Locascio is currently vice president for research at the University of Maryland, College Park and the University of Maryland, Baltimore. She’s also a professor in Maryland’s Fischell Department of Bioengineering and a professor (secondary) in the Department of Pharmacology at the University of Maryland School of Medicine. She previously worked at NIST as acting principal deputy director and associate director for laboratory programs. In that NIST capacity, she led internal scientific research and laboratory programs across two campuses in Maryland and Colorado.
News of Interest
The Washington Post: University of Maryland Will Temporarily House Afghan Refugees – The University of Maryland will house 25 Afghan refugees on its College Park campus for up to a year. The refugees include individuals who were evacuated from Afghanistan and who served as interpreters, drivers, or cultural advisers for American forces and officials stationed there. “We look forward to providing on-campus housing and being good neighbors to Afghan families,” said University of Maryland President Darryll J. Pines. “They are U.S. allies who have braved a terrifying situation, and we are happy that we can offer them a welcoming community as they seek permanent housing,” he added.
Los Angeles Times: USC Gives Honorary Degrees to Japanese American Students Who Had Education Cut Short Amid WWII – Last week, University of Southern California President Carol Folt awarded honorary degrees posthumously to 33 Japanese American students whose education at USC was derailed due to the incarceration of individuals of Japanese descent during World War II. Most students who were incarcerated were unable to re-enroll at USC or get transcripts to transfer elsewhere. USC also dedicated a rock garden on campus to honor second-generation Japanese American students.
AG Week: University of Minnesota Out to Create New Era of Ag Research – The University of Minnesota is spearheading a $220 million project to advance agricultural research in Minnesota. The Future of Advanced Agricultural Research in Minnesota (FAARM) will take a “one-health” approach to solving problems related to food and agriculture. The approach will integrate “soil health with plant health, animal health and human health,” said University of Minnesota College of Food, Agricultural and Natural Resource Sciences Dean Brian Buhr.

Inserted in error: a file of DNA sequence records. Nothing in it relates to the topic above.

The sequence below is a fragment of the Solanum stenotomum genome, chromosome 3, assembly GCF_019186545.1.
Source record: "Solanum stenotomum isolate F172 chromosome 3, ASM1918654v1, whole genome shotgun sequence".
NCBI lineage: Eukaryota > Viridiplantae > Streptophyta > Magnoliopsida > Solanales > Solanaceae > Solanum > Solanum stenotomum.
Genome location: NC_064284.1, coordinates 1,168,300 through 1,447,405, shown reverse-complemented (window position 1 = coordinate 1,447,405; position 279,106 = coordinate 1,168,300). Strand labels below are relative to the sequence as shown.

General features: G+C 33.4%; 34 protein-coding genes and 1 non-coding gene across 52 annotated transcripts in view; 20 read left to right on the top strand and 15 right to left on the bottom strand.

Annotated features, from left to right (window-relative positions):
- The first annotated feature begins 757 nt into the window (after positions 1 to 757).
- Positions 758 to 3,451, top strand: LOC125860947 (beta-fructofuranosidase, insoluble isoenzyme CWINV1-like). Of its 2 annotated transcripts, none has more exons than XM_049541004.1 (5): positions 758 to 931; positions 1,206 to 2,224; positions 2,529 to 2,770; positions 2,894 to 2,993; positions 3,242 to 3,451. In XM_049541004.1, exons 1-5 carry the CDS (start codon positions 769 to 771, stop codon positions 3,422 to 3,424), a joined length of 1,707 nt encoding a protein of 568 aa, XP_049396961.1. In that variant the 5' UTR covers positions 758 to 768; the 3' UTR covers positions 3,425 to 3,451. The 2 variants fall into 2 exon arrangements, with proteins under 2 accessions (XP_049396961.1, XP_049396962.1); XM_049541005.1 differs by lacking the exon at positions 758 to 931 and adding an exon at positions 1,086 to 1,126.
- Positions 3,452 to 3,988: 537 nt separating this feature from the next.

The Charlotte Observer: UNC Chancellor: How Rivalries Like Ours with Duke Make NC Better – University of North Carolina at Chapel Hill Chancellor Kevin Guskiewicz writes about how the Duke-UNC rivalry on and off the basketball court makes North Carolina “a better and richer place.” According to Guskiewicz, sports builds community and creates a sense of belonging and shared investment in the universities among the people of North Carolina. In addition, he writes, the universities also compete to “recruit the best researchers” and do innovative science. Undoubtedly, all of North Carolina benefits “from our two world-class institutions motivating each other to be better, aim higher – and work together,” he writes.
Des Moines Register: Opinion: A Historic 1942 Scientific Achievement at Iowa State Resonates Today – In 1942, Harley Wilhelm, an Iowa State University chemistry professor, developed a process that had eluded many others to produce the pure uranium needed to build the first atomic bomb. Wilhelm’s story, writes Iowa State University President Wendy Wintersteen, is relevant to the university’s “focus today on innovation that addresses the most pressing challenges we face.” Iowa State scientists, she writes, are continuing to do cutting-edge research that would benefit greatly from swift passage of the pending competitiveness legislation in Congress. “ISU needs this kind of crucial investment to continue to grow the nation’s economy, create jobs, maintain national security and solve societal challenges,” she writes.
Columbia University researchers evaluated metal concentrations in community water systems in the United States and found that 63% had detectable levels of uranium. Metal
A new Pennsylvania State University study found that team members in a workplace may support or challenge a new coworker differently based on the newcomer’s attractiveness and gender. Researchers say the results demonstrate the need for managers to develop interventions in order to combat potential discriminatory actions.